The definitive guide to optimize images for the web

The definitive guide to optimize images for the web

A quality website is a website that loads fast. Readers don't like to wait, and it's also no secret that page loading time is playing a very important role in the way how Google is ranking websites. And when it comes to page loading time, images and how optimized they are is very important. Here's a definitive guide on how to optimize images for web as well as a few extra other techniques and guidelines.


Use the right image format

The 3 most common file formats for images on the web are .jpg, .png and .gif. Here’s a brief summary of each image format and when you should use it.

  • png: Use png images if the image has text in it, or if you need a transparent background.
  • gif: Use gif for very small images such as a 5*5px background tile.
  • jpg: Use this format for displaying photos, illustration images, etc.

Use thumbnails instead of html resizing

HTML and CSS offers you the possibility of resizing images by specifying the desired width and height. While this is a useful feature, the image isn’t actually resized, it’s only displayed at a smaller size. You want to display a 500px width image? Then, resize your original image to 500px and display the resized version instead of the original.

If you’re using WordPress, the upload tool automatically resizes any uploaded image to various sizes (original, medium, thumb, etc) so you should always choose the appropriate size.

On php-based websites, there’s many different libraries that allow you to easily generate thumbnails on the fly. ImageMagick is one of the most popular.

Use CSS3 effects instead of images

Need a gradient or a fancy text effect on your website? Don’t use images! The CSS3 specification allows you to add lots of visual effects. One of my rules of thumb when it comes to web design and development is to avoid using images as much as possible.

In other words, if you can do something using CSS, do it with CSS, not images. There’s tons of things that you can do with CSS3 instead of using images, and your website will be faster.

Use web fonts instead of encoding text in images

In late 2015, I still see lots of people encoding text in images. This is definitely bad. In 90% of case, you can instead use a webfont and CSS. Webfonts are faster to load than a whole bunch of encoded text images.

Using webfonts is super easy. In order to ensure a good cross-browser compatibility, you need to have the font you wish to use in the following formats: .ttf, .woff, .svg and .eot. If you only have one of those file formats, there’s a super useful online tool to help, the Fontsquirrel webfont generator.

Drop your fonts somewhere on your web server, then add the following on your .css file:

@font-face {
  font-family: 'Tagesschrift';
  src: url('tagesschrift.eot'); 
       url('tagesschrift.woff') format('woff'),   
       url('tagesschrift.ttf') format('truetype'),
       url('tagesschrift.svg#font') format('svg');
}

Once done, you assign the webfont to an element using the font-family property:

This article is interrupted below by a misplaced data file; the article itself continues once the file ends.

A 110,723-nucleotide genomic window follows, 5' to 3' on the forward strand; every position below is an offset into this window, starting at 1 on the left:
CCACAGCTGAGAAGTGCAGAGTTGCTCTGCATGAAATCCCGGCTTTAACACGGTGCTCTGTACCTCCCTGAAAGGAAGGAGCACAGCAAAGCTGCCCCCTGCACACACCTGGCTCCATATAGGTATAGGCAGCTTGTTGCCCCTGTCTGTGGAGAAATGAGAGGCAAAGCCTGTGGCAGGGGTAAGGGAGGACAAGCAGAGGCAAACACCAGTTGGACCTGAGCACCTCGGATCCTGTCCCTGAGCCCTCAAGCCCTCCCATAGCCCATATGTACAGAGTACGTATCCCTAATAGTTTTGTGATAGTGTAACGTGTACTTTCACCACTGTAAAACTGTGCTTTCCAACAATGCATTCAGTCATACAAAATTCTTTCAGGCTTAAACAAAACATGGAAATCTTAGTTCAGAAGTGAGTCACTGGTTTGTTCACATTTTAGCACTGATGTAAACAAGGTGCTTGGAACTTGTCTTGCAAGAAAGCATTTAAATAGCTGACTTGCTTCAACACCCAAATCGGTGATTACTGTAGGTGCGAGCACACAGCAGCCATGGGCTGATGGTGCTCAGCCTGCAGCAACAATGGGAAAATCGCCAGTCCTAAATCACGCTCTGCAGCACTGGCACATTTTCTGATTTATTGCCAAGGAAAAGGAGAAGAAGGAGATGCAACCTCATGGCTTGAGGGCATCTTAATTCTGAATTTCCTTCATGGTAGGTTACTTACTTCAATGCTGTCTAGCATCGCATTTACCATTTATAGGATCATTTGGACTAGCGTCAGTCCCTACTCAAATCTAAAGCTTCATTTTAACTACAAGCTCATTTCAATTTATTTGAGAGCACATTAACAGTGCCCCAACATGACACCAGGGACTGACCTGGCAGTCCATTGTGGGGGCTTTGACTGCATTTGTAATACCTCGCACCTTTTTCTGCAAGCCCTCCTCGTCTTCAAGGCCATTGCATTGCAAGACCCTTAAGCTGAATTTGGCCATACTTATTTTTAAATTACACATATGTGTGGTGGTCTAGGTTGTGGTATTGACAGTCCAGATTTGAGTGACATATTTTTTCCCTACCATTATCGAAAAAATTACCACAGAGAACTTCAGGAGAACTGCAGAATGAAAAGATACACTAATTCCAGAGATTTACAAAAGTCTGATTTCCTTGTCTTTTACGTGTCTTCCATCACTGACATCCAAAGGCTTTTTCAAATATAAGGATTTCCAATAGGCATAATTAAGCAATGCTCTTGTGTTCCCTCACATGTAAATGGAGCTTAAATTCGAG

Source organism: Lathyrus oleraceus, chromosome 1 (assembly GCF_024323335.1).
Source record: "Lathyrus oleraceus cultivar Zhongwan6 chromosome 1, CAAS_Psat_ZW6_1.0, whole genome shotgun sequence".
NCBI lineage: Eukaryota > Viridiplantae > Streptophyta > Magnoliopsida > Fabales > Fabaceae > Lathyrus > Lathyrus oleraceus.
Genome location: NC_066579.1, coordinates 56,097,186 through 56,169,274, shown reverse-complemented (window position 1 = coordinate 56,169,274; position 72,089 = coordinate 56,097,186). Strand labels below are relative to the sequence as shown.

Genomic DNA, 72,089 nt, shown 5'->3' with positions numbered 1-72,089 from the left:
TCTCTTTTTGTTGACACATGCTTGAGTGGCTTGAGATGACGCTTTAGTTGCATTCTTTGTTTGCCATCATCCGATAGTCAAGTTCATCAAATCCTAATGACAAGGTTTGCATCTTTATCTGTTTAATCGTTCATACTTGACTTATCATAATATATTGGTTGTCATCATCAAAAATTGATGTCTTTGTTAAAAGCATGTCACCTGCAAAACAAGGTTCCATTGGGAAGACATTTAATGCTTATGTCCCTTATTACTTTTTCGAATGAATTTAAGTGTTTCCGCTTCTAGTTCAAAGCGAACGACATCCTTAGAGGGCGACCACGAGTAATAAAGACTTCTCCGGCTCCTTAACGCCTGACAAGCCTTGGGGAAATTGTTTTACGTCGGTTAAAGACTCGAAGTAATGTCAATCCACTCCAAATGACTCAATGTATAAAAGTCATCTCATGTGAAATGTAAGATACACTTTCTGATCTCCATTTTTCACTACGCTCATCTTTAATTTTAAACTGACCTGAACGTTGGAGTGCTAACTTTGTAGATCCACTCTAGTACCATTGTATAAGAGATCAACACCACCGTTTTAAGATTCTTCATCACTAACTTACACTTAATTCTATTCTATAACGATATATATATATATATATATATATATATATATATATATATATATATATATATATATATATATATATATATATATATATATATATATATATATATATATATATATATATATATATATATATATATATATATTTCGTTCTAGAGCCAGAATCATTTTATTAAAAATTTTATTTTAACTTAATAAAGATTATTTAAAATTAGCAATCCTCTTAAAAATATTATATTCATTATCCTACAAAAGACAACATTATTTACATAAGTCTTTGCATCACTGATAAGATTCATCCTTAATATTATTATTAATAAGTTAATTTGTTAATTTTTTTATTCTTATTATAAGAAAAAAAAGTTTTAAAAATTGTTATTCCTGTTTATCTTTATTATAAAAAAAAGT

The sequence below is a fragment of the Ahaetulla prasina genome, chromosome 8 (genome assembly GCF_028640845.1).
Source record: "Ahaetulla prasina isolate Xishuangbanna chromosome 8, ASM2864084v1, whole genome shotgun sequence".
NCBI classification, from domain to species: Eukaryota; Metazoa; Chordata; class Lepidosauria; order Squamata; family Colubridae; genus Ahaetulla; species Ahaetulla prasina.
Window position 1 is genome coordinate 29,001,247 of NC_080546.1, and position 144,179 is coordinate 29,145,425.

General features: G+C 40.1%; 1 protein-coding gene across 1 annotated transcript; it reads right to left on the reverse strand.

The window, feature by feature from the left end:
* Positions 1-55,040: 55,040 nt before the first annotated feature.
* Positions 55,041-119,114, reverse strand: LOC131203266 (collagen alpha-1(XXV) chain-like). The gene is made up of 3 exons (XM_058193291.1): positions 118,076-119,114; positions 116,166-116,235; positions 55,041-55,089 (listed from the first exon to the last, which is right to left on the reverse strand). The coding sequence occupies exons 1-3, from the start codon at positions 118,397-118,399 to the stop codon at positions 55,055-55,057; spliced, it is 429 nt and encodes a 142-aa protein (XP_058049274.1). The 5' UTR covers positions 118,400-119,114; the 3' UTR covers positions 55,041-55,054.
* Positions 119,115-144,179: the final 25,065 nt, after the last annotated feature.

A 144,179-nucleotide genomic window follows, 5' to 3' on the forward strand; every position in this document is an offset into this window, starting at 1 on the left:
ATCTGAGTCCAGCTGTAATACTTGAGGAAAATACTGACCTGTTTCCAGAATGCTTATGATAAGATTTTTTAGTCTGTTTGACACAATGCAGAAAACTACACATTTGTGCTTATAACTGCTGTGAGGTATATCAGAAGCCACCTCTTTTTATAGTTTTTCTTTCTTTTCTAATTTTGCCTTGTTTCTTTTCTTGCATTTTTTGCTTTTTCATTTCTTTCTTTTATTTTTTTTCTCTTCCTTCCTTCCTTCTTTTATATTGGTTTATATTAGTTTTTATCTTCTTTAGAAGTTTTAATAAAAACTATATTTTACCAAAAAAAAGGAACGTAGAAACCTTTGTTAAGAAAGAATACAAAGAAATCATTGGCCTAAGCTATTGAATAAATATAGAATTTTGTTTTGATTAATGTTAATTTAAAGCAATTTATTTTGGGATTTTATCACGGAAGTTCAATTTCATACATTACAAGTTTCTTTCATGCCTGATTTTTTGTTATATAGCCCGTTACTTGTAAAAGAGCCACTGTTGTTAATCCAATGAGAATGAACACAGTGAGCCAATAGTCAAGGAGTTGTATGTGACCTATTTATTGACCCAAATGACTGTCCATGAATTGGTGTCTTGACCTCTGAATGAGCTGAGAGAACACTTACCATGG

p {
    font-family: "Tagesschrift", Georgia, Serif;
}

Make use of Photoshop’s “save for web” tool

When it comes to web design, Photoshop is by far the most popular program, and most of you are probably using it. Despite its popularity, a lot of users never use the “Save for web” feature. It’s a shame, because this function allows Photoshop to provide the user presets to save a image in order for it to be displayed on a website.
Basically, if you’re intending to display and image on your website, use Photoshop’s “Save for web” function. Always.

If you don’t have Photoshop, don’t worry. You can use Optimizilla, an online image optimizer. Prefer using an app? Then I recommend RIOT.

Using WordPress? Install the WP Smush plugin

If you’re using WordPress, you can save a lot of time by simply installing a plugin that optimize your images. I’ve been using WP Smush. It works like a charm: install the plugin, then upload your images normally. WP Smush takes each image you’re uploading and optimizing its size with no compromise on the quality. Results are impressive: images can be reduced up to 80% in size.

There’s also a “pro” version of the plugin, called WP Smush Pro. I haven’t tried it yet but the extra features are very appealing: optimization of images up to 32mb (WP Smush is limited to 1mb), bulk optimization of all your images with one click, even better compression, and so on. If you’re interested in the “pro” version of WP Smush, click here to visit CWC’s “deals & coupons” page and get a 50% discount.

Use caching techniques to display your images faster

Although this isn’t really an image optimization technique itself, caching your images is an overall good practice and will display your images faster to your returning visitors.

Here’s a ready-to-use code snippet that will cache various filetypes (images, and also other kind of documents like pdf or flv). This code has to be pasted in your website .htaccess file. Make sure you have a backup of it before applying this technique, just in case something goes wrong.

# 1 YEAR
<FilesMatch "\.(ico|pdf|flv)$">
Header set Cache-Control "max-age=29030400, public"
</FilesMatch>
# 1 WEEK
<FilesMatch "\.(jpg|jpeg|png|gif|swf)$">
Header set Cache-Control "max-age=604800, public"
</FilesMatch>
# 2 DAYS
<FilesMatch "\.(xml|txt|css|js)$">
Header set Cache-Control "max-age=172800, proxy-revalidate"
</FilesMatch>
# 1 MIN
<FilesMatch "\.(html|htm|php)$">
Header set Cache-Control "max-age=60, private, proxy-revalidate"
</FilesMatch>
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